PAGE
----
Imagine this; Paula is a talented employee, but she has little patience for others in the organization. Whenever someone makes a mistake that affects her work, she immediately gets intensely frustrated, and fires accusations – which border on insulting – at the offending party. On the other hand, she rarely ever admits her own shortcomings, or acknowledges the contributions of others.

She is always intensely negative and has a habit of “keeping score”; why should she help out a different group when they haven’t done anything in return? She might even go as far as to badmouth the other departments to her own people, widening the rift and creating more unnecessary enmity within the company. Talk about not being a team player.

This attitude has started to demoralize everyone that comes into regular contact with her, and more people are coming to you to complain about it. Is it time to let her go, despite her valuable skill set? While most managers would agree, you might want to hold off on that decision for a while longer.

Dealing with Frustrated and Negative Employees

Paula might be a fictional person, but I’ve met plenty of managers who talked to me about similar problem employees. Dealing with a person who has an uncooperative and belligerent attitude is always difficult, since they don’t really think that they are doing anything wrong. Sure, they might admit that they are a bit “blunt”, but they believe that they are simply saying what needs to be said.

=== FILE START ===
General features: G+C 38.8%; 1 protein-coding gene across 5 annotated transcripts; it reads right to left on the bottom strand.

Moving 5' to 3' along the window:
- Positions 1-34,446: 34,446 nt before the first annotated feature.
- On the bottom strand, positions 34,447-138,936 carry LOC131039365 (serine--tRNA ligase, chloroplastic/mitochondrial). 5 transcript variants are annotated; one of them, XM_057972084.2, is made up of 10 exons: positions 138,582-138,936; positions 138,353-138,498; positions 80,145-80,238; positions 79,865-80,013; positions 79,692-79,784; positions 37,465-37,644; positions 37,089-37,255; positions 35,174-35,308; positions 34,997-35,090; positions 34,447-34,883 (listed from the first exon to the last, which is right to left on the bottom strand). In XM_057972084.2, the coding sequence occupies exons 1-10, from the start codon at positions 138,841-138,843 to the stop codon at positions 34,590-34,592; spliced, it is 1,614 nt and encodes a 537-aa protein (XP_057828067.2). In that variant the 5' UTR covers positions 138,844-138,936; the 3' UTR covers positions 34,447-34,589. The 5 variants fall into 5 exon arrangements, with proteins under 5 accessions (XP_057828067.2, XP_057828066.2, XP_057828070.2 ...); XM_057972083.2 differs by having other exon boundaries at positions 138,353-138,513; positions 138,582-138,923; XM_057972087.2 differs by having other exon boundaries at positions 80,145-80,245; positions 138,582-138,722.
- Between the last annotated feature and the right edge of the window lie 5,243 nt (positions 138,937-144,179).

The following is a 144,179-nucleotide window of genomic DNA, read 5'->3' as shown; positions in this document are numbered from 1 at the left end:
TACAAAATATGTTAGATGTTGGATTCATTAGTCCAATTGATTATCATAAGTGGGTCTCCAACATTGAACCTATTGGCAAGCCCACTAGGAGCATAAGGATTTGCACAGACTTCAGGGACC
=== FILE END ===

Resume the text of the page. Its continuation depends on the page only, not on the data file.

You have to keep in mind that these people are not always intentionally malicious. They might simply struggle to find common ground with people from other teams or departments, and feel like they are carrying an unfairly large burden on their own. A common sentiment among the chronically angry is that they think that they are the only ones who care about getting things done right and on time.

This is not an excuse for their poor behavior, but seeing things from their perspective may help you get through to them. Sit them down for a one-on-one meeting, and ask what’s really bugging them. Talk about their biggest frustrations, and what they wish would change. Before tackling their problematic behavior, making them feel like you are hearing them out first can go a long way.

Sometimes, letting people go really is the only option, but you would be surprised at how much good the right words can do. Do you need further help in making your staff happier and more motivated? Give me a call, and I would gladly help.